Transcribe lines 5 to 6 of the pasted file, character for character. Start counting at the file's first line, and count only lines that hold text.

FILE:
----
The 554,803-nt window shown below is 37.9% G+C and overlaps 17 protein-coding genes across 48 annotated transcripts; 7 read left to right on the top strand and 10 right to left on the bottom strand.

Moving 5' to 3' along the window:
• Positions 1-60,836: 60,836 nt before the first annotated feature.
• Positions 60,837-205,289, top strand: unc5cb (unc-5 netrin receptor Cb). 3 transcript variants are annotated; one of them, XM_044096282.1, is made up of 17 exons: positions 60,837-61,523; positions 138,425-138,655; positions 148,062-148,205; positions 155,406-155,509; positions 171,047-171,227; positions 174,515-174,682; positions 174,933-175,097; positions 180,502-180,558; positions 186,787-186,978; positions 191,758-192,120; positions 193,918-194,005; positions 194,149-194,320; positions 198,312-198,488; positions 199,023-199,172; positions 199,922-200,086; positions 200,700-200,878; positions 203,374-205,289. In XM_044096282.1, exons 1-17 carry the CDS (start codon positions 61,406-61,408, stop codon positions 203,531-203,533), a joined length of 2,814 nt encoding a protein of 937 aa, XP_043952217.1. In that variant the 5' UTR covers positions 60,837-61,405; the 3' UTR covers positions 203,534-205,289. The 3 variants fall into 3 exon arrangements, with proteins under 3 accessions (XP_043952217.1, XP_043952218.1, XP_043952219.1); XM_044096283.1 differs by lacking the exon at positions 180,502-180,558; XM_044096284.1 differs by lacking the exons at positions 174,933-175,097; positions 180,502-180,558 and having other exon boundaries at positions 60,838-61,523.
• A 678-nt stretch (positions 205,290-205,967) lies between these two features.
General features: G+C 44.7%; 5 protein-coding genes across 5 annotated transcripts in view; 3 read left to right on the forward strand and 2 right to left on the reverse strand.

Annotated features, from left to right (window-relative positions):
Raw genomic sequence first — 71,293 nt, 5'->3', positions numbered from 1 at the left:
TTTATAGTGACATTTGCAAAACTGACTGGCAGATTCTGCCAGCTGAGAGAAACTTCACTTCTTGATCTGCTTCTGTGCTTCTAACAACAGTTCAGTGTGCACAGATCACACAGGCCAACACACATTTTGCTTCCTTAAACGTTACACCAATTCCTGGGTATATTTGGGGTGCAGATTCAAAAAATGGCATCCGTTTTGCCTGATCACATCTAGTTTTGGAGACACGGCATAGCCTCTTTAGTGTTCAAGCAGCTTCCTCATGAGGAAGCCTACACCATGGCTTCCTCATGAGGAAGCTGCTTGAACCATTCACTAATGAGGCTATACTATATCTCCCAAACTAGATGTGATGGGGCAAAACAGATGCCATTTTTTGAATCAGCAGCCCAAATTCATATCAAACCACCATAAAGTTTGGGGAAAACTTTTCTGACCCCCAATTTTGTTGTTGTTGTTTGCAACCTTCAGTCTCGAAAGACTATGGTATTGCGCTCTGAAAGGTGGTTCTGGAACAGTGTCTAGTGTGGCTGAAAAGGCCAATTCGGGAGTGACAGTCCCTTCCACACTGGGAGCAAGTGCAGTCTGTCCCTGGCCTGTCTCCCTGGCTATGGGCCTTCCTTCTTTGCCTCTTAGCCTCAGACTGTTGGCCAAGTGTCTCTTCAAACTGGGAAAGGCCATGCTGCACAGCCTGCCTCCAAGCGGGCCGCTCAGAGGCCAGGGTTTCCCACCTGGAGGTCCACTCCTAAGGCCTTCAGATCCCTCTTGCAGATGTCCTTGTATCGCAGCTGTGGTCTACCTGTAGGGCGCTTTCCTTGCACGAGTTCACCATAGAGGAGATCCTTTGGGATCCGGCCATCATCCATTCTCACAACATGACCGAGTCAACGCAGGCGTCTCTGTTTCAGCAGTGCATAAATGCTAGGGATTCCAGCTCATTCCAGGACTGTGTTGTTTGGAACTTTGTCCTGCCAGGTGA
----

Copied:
• A 678-nt stretch (positions 205,290-205,967) lies between these two features.
General features: G+C 44.7%; 5 protein-coding genes across 5 annotated transcripts in view; 3 read left to right on the forward strand and 2 right to left on the reverse strand.